U.S. President Donald Trump attends a bilateral meeting with China’s President Xi Jinping during the G20 leaders summit in Osaka, Japan, June 29, 2019.
Kevin Lamarque | Reuters
The U.S. and China have restarted their trade talks, but signs are showing a comprehensive deal could be a long way off, if it happens at all.
China suddenly added a new member to its negotiating team — the country’s commerce minister Zhong Shan, who was present at last month’s G-20 summit and took part in a telephone conversation with the U.S. representatives last week. Zhong is seen by many officials in Washington as a hardliner, a sign the Chinese leader Xi Jinping is standing firm, the Washington Post reported.
His recent remarks in the Chinese press indicated his tough stance in the trade war.
“The U.S. side has provoked economic and trade frictions against us and violated the principles of the WTO. It is typical of unilateralism and protectionism,” Zhong told the People’s Daily on Monday, according to a Google translation. “We have to uphold our warrior spirit in firmly defending national and people’s interests in defending the multilateral trading system.” The People’s Daily is the official newspaper for the Communist Party in China.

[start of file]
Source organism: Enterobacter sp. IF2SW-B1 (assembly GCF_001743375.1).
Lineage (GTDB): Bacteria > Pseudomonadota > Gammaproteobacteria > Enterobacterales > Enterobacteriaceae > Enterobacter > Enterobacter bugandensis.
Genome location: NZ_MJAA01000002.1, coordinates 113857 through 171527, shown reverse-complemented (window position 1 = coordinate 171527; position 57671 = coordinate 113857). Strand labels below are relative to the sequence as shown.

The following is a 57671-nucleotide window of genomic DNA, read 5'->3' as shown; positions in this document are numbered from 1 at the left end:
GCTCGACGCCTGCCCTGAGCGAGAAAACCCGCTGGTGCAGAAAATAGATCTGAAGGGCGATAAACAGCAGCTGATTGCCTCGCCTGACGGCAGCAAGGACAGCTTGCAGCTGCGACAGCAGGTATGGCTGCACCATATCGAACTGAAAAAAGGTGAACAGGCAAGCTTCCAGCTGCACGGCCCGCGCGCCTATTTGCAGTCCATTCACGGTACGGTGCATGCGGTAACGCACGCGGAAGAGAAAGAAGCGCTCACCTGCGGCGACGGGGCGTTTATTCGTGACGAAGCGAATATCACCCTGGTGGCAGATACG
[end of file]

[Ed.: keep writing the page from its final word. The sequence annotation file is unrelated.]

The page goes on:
The new development dampened analysts and investors’ hope for a resolution as some see the progress “in reverse.”
“No face-to-face meetings have even been scheduled,” Donald Straszheim, head of Evercore ISI’s China research team, said in a note. “Trade progress has been in reverse. The two sides are further apart now than in Nov-Dec 2018.”
“A combination of substantial steps, partial actions and empty words which will be a relief but far from a final resolution of what has morphed from trade war to a ‘stop the China rise’ cold war,” Straszheim said.
The prolonged trade battle seems to be taking a toll on the Chinese economy. Data showed on Monday its economy slowed to 6.2% — the weakest rate in at least 27 years.
President Donald Trump claimed the slower growth is the evidence that China is losing the trade war, saying in a Twitter post on Monday that the U.S. tariffs were having “a major effect” and it’s why China wants a deal.
China’s side was quick to rebut Trump’s comment. Chinese Foreign Ministry spokesman Geng Shuang said China’s first-half pace was a “not bad performance” and was in line with expectations.
“As for United States’ so-called ‘because China’s economy is slowing so China urgently hopes to reach an agreement with the U.S. side’, this is totally misleading,” Geng told a daily news briefing on Tuesday.